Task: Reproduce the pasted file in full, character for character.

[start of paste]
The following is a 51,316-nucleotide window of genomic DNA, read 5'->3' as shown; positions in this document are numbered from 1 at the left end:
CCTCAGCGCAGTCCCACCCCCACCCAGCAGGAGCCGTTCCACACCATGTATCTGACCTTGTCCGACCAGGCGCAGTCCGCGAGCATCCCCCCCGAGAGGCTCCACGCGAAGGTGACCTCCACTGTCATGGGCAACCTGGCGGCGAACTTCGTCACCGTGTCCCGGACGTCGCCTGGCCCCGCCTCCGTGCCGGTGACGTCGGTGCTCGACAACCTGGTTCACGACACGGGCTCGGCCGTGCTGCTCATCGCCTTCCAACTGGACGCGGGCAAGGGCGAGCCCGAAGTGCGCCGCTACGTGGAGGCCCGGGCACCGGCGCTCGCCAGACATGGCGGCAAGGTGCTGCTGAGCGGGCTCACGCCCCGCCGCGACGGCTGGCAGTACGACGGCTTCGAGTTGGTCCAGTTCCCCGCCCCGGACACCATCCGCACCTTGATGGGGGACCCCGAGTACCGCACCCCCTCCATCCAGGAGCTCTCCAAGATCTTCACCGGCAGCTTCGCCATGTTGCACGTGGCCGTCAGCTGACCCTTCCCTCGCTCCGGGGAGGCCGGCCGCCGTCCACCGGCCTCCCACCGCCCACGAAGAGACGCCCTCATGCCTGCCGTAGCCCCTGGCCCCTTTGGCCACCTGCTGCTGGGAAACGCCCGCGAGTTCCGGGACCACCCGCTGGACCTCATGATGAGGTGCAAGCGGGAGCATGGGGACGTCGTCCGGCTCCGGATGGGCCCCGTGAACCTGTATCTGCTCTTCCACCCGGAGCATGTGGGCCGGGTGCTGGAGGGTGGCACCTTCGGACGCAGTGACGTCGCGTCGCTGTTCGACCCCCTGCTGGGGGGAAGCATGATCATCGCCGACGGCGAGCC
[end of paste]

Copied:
The following is a 51,316-nucleotide window of genomic DNA, read 5'->3' as shown; positions in this document are numbered from 1 at the left end:
CCTCAGCGCAGTCCCACCCCCACCCAGCAGGAGCCGTTCCACACCATGTATCTGACCTTGTCCGACCAGGCGCAGTCCGCGAGCATCCCCCCCGAGAGGCTCCACGCGAAGGTGACCTCCACTGTCATGGGCAACCTGGCGGCGAACTTCGTCACCGTGTCCCGGACGTCGCCTGGCCCCGCCTCCGTGCCGGTGACGTCGGTGCTCGACAACCTGGTTCACGACACGGGCTCGGCCGTGCTGCTCATCGCCTTCCAACTGGACGCGGGCAAGGGCGAGCCCGAAGTGCGCCGCTACGTGGAGGCCCGGGCACCGGCGCTCGCCAGACATGGCGGCAAGGTGCTGCTGAGCGGGCTCACGCCCCGCCGCGACGGCTGGCAGTACGACGGCTTCGAGTTGGTCCAGTTCCCCGCCCCGGACACCATCCGCACCTTGATGGGGGACCCCGAGTACCGCACCCCCTCCATCCAGGAGCTCTCCAAGATCTTCACCGGCAGCTTCGCCATGTTGCACGTGGCCGTCAGCTGACCCTTCCCTCGCTCCGGGGAGGCCGGCCGCCGTCCACCGGCCTCCCACCGCCCACGAAGAGACGCCCTCATGCCTGCCGTAGCCCCTGGCCCCTTTGGCCACCTGCTGCTGGGAAACGCCCGCGAGTTCCGGGACCACCCGCTGGACCTCATGATGAGGTGCAAGCGGGAGCATGGGGACGTCGTCCGGCTCCGGATGGGCCCCGTGAACCTGTATCTGCTCTTCCACCCGGAGCATGTGGGCCGGGTGCTGGAGGGTGGCACCTTCGGACGCAGTGACGTCGCGTCGCTGTTCGACCCCCTGCTGGGGGGAAGCATGATCATCGCCGACGGCGAGCC